Coronavirus and the 2020 Primary Election

Due to the current Coronavirus crisis, Ohio’s primary election was postponed from its original date of Tuesday, March 17. The new primary election date, set by Secretary of State Frank LaRose, is expected to be Tuesday, June 2. For now, voters can continue casting mail-in ballots or cast a ballot in person on the new election day. In a press conference on March 16, Governor Mike DeWine, Lieutenant Governor Jon Husted, Secretary of State Frank LaRose, and Ohio Department of Health Director Amy Acton agreed that Ohioans should not have to choose between their right to vote and their health.

While Ohioans did not vote this past Tuesday, voters in Arizona, Florida, and Illinois did. In the democratic primaries, Vice President Joe Biden won 61.9% of votes in Florida, 59.1% of votes in Illinois, and 43.6% of votes in Arizona. Senator Bernie Sanders won 22.8% of votes in Florida, 36% of votes in Illinois, and 31.7% of votes in Arizona. As of March 19, Biden has 1,181 delegates and Sanders has 885 delegates. Candidates need 1,991 delegates to secure the democratic nomination.

Democratic candidates who have recently dropped out include Senator Elizabeth Warren with 72 delegates, Mayor Mike Bloomberg with 61 delegates, Mayor Pete Buttigieg with 26 delegates, Senator Amy Klobuchar with 7 delegates, and Representative Tulsi Gabbard with 2 delegates. Bloomberg, Buttigieg, Klobuchar, and Gabbard all endorsed Biden upon ending their presidential bids.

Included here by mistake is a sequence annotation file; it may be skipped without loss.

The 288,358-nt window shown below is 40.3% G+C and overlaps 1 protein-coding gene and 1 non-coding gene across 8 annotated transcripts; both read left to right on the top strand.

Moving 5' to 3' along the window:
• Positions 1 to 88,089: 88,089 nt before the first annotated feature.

Of the states and territories that have voted so far, Biden has won South Carolina, Alabama, Arkansas, Maine, Massachusetts, Minnesota, North Carolina, Oklahoma, Tennessee, Texas, Virginia, Idaho, Michigan, Mississippi, Missouri, Washington, Arizona, Florida, and Illinois. Sanders has won New Hampshire, Nevada, California, Colorado, Utah, Vermont, North Dakota, and the Northern Mariana Islands. President Donald Trump has secured 1,330 delegates in the republican primaries, surpassing the 1,276 needed to win the nomination.

Many have questioned whether or not Ohio’s Executive Branch had the authority to move the election date to June 2. Ohio lawmakers are set to resume session next week to discuss a variety of coronavirus related issues, including the primary election.  The Senate has session scheduled for Wednesday, March 25 and an if-needed session set for Thursday, March 26. The House will also convene next week, with session scheduled for Tuesday, March 24, Wednesday, March 25, and Thursday, March 26.

Many legislators have voiced their concerns regarding the status of Ohio’s primary election and intend to provide more clarity around the issue in the upcoming weeks.

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